Hundreds of lawsuits in connection with Husain's allegedly obscene art were outstanding as of 2007. A warrant was issued for his arrest after he did not appear at a hearing, though this warrant was later suspended, Husain also received death threats. 

Husain lived in self-imposed exile from 2006 until his death.He generally lived in Dubai and summered in London. In 2010, he was conferred Qatari nationality, and he surrendered his Indian passport. In Qatar, he principally worked on two large projects, one on and one on the history of Arab civilization, commissioned by Qatar's first lady, Mozah bint Nasser Al Missned, and one the history of Indian civilization. The works are to be housed in a museum in Doha. 

For the last years of his life Husain lived in Dubai and London, staying away from India, but expressing a strong desire to return, despite fears of being killed. 

At the age of 92 Husain was to be given the prestigious Raja Ravi Varma award by the government of Kerala. The announcement led to controversy in Kerala and some cultural organisations campaigned against the granting of the award and petitioned the Kerala courts. Sabarimala spokesperson, Rahul Easwar, went to Kerala High Court and it granted an interim order to stay the granting of the award until the petition had been disposed of. In 2010, the Jordanian Royal Islamic Strategic Studies Centre named Husain as one of the 500 most influential Muslims.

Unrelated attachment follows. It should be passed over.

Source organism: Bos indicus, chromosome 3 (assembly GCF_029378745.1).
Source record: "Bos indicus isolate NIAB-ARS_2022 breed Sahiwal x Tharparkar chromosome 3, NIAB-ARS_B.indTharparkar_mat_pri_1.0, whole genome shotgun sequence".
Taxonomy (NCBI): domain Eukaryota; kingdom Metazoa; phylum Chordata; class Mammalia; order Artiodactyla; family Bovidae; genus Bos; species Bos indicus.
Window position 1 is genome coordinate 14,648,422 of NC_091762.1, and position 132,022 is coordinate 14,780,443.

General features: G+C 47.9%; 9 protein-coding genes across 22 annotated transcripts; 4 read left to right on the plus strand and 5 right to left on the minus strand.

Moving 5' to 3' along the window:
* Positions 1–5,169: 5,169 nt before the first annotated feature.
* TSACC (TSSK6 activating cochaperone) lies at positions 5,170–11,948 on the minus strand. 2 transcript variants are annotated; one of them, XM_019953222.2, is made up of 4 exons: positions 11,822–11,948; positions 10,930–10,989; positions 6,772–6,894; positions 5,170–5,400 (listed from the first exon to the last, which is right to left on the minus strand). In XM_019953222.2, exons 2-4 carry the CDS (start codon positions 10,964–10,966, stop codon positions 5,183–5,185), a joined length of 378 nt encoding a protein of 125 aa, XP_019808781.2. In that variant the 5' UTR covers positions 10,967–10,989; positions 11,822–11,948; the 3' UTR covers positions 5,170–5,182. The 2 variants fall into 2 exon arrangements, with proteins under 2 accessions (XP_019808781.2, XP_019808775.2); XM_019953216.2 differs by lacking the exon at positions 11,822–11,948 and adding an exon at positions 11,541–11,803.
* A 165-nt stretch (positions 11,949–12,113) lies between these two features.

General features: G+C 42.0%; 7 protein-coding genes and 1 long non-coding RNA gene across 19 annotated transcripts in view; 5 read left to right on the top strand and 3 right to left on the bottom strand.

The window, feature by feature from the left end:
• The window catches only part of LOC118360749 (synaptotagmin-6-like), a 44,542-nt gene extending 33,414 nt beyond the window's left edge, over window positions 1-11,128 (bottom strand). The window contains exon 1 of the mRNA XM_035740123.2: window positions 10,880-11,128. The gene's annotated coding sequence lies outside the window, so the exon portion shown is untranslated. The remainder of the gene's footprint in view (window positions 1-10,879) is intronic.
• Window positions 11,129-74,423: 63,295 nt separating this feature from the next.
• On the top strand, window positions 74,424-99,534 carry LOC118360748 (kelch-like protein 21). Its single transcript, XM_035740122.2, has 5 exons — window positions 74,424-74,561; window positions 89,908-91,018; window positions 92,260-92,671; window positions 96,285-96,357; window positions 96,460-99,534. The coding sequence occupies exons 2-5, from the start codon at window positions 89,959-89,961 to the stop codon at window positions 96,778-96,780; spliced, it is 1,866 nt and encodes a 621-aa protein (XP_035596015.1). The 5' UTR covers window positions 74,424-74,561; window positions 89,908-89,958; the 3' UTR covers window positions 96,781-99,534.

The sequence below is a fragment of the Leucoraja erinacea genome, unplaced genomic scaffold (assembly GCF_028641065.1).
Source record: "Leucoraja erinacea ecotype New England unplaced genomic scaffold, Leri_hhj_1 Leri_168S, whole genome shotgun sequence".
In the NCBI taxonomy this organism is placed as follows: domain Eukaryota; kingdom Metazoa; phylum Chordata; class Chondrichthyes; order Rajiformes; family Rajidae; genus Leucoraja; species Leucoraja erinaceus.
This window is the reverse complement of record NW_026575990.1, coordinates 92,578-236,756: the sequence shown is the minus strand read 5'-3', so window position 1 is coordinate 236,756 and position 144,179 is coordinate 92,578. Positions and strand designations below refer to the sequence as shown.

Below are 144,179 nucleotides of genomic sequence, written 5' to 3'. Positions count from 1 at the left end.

M. F. Husain died, aged 95, on 9 June 2011, following a heart attack. He had been unwell for several months. He died at the Royal Brompton Hospital in London, and was buried in Brook wood Cemetery on 10 June 2011. India's Prime Minister, Manmohan Singh said his death was a "national loss", and India's former President Pratibha Patil said his death "left a void in the world of art." The actress Shabana Azmi called him an "iconoclastic painter, a wonderful human being and a very good friend" Talking about his self-imposed exile and death outside of India painter Akbar Padamsee said that it was a "pity that a painter as important as Husain had to die outside his own country because of a crowd of miscreants".

Supporters and critics

The artistic community was supportive as well as critical. Artist Krishan Khanna, one of Husain's contemporaries, stated that "It's not just Husain's but the entire artist community's lives which are at stake. Anybody and everybody can file a case against us now. Anyone can infringe upon our lives". Others who expressed anger at the "vicious campaigns" against Husain, include filmmaker Saeed Mirza, social activist Nafisa Ali, theatre personality M. K. Raina and a host of other artistes, art critics and art gallery owners.

On his part Husain stated that Hindu leaders have not spoken a word against his paintings, and they should have been the first ones to have raised their voice. 
Shiv Sena chief Bal Thackeray said, "He only slipped up on the depiction of Hindu gods and goddesses. Otherwise, he was happy and content in his field. If his demise is a loss for modern art, then so be it. May his Allah give him peace?